Gastric Sleeve / Stomach Reduction / Longitudinal Gastrectomy / Vertical Gastrectomy

For doctors

The gastric sleeve (stomach reduction) is a new procedure that induces weight loss by limiting the consumption of food. Through this procedure, the surgeon removes about 75% of the stomach so that the new stomach is in the form of a tube or sleeve. The remaining stomach will have a volume of approximately 100-150 ml.

Gastric sleeves candidates are those with a body mass index (BMI)> 40 or BMI> 35 that have other obesity-related disorder such as: type II diabetes mellitus, hypertension, sleep apnea, severe arthritis, asthma, hypercholesterolemia and cardiovascular diseases.

Studies have shown that the production of glargine, a hormone regulating hunger, is diminished significantly after gastric sleeves. This is due to the removal of a stomach segment that is responsible for producing this hormone. Higher weight loss after the gastric sleeve, as compared to the effects of a stomach ring, is due precisely to the lack of hunger.

Gastric Sleeve Benefits

  • The metabolic intervention in surgical patients with the best risk/benefit ratio
  • Improvement / healing of obesity through maximum, stable and long-term weight loss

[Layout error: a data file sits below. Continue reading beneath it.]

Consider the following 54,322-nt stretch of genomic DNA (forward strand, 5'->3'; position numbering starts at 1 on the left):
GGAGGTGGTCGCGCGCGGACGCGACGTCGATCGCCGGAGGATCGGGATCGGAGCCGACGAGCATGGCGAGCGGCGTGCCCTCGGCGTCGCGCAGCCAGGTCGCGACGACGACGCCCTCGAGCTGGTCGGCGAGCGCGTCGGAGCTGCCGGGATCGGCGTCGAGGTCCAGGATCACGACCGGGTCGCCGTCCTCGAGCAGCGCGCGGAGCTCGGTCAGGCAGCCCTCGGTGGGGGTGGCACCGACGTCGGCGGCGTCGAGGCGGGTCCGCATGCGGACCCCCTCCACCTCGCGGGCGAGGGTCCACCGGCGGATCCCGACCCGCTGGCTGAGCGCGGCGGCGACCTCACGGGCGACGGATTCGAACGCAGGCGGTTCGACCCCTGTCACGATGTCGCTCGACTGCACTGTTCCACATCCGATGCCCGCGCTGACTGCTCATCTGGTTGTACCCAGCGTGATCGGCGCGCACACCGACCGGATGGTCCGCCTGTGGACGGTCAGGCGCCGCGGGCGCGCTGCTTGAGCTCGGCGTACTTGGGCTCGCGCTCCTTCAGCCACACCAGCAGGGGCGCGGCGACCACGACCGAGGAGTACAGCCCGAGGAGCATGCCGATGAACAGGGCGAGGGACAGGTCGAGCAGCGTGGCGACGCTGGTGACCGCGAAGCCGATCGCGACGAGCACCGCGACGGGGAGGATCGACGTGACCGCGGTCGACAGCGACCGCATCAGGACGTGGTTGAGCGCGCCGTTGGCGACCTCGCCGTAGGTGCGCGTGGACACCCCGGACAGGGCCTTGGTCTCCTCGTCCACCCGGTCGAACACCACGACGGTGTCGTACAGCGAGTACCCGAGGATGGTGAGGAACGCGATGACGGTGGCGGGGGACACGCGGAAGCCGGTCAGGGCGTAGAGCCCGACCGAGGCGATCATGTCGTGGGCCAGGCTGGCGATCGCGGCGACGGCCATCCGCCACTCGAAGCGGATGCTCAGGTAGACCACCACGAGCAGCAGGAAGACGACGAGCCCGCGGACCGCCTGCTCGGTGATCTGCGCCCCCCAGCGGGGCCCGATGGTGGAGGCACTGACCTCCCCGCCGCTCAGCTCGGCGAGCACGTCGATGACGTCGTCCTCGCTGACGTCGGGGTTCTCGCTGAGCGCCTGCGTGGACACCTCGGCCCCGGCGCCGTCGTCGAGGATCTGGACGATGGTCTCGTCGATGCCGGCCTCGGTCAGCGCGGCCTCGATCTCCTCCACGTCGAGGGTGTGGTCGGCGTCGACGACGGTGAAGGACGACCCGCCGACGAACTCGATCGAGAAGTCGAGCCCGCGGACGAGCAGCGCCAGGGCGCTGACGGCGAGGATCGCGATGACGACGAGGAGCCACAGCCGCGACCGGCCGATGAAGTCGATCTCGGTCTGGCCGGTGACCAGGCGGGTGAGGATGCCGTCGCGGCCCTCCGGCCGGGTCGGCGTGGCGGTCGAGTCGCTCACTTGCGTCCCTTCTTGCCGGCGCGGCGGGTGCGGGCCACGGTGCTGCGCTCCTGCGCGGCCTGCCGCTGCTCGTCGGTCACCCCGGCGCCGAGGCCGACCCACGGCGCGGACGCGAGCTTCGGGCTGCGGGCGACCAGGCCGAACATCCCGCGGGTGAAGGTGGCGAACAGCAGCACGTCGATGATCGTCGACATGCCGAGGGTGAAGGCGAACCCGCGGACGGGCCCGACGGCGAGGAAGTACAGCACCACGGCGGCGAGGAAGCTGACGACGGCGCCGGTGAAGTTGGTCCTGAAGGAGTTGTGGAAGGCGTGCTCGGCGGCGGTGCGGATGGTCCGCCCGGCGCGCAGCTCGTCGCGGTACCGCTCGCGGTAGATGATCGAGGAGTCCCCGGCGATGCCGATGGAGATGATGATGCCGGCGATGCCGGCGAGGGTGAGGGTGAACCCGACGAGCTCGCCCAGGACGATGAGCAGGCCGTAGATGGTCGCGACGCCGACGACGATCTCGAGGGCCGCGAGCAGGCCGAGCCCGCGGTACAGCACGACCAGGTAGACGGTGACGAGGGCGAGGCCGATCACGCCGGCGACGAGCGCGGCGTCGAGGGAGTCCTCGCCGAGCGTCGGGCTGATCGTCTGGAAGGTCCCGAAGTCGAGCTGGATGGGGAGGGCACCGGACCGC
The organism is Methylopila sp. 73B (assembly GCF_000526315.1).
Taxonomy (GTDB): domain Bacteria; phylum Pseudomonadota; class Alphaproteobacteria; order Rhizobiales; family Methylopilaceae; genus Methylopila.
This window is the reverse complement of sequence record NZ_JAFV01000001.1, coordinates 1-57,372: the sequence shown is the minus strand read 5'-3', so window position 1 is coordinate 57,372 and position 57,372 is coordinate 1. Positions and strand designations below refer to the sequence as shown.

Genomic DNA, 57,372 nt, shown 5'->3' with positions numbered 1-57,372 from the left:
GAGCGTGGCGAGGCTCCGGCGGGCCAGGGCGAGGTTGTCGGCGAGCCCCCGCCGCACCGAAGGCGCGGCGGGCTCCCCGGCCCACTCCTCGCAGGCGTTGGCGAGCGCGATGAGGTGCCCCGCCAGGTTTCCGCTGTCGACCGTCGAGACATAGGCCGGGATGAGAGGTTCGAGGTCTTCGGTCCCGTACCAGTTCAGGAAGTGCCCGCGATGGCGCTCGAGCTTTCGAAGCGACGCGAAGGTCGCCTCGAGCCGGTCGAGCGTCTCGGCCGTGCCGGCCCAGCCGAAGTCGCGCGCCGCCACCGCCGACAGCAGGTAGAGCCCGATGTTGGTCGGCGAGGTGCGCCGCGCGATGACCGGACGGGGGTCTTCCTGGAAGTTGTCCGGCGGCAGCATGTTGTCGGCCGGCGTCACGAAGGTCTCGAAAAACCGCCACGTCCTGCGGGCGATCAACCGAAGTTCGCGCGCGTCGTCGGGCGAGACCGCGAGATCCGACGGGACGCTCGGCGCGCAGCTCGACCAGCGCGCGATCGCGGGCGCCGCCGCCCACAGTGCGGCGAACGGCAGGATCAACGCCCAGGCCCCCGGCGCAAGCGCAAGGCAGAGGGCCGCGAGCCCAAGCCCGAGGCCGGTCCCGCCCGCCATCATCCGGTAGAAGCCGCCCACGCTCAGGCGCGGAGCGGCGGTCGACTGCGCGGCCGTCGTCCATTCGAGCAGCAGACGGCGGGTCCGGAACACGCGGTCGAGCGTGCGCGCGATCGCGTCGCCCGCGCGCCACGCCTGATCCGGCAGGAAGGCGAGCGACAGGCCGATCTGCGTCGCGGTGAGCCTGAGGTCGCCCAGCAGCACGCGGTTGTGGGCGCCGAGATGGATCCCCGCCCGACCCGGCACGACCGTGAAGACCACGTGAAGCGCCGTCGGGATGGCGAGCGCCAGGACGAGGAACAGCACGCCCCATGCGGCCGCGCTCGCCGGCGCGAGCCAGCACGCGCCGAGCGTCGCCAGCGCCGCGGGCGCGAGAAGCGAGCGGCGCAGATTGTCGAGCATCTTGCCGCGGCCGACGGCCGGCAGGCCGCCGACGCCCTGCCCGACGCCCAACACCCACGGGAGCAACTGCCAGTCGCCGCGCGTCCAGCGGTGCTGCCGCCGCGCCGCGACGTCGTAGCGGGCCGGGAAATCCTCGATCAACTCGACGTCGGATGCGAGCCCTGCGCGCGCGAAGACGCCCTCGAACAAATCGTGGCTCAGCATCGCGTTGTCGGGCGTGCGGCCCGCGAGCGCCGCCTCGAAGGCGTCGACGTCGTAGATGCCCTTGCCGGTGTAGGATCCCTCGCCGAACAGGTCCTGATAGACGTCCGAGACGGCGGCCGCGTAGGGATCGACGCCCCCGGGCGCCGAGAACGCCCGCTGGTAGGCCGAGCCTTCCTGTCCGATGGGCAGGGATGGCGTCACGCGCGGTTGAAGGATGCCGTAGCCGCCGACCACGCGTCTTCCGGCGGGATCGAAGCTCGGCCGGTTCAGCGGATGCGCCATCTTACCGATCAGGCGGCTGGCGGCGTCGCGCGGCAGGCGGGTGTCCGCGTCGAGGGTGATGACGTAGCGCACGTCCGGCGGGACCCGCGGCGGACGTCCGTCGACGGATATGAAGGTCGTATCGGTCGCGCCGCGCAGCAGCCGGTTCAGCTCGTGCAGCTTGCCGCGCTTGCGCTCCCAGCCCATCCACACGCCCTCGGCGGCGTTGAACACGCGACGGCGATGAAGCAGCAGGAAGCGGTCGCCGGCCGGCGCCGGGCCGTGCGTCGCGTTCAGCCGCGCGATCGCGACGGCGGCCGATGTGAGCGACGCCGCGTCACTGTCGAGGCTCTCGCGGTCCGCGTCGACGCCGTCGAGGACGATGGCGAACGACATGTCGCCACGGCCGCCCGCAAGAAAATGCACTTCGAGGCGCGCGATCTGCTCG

• Improvement / healing of comorbidities associated with obesity (e.g. diabetes mellitus, hypertension, hypercholesterolemia, sleep apnea)
  • Short hospitalization period, minimal postoperative pain, rapid social reintegration
  • It increases the quality of life
  • The feeling of hunger decreases significantly

Laparoscopic surgery

The Gastric Sleeve (stomach reduction) surgery is performed laparoscopically and is proven to be safer and with comparable results to the gastric bypass procedure. Because there is no malabsorption component in this surgery, the requirement of vitamin and protein supplements after the surgery is diminished as compared with gastric bypass surgery. Moreover, the possibility of intestinal occlusion and dumping syndrome is near zero. Unlike in the case of the gastric band, there is no implantable component in the gastric sleeve, eliminating the need for adjustment or the risk of complications caused by a foreign body. Unlike the gastric ring intervention, the gastric sleeve isn’t, however, a reversible operation.

For patients

Preparing for the Gastric Sleeve Surgery

1st stage

Consultation at the surgeon at the Provita Medical Center on Monday and Wednesday - between 17:00 and 20:00.

For appointments call: 0799 112 578.

2nd stage 

If after this consultation with the doctor, you decide to go ahead with the surgery, you will be given a diet that should be kept for 14-21 days before surgery. This is a high protein diet designed to prepare the liver for surgery, eliminating fat and decreasing its size. The actual preparation consists in specific medical tests and investigations. They last for 1-2 days and take place within 2-10 days prior to surgery, depending on the location and schedule of the medical team. On the day of the tests, the anesthetist is also consulted. If after this stage the results of the investigations do not contraindicate surgery and the anesthesiologist concludes that the patient is ready, surgery follows.

Day before the surgery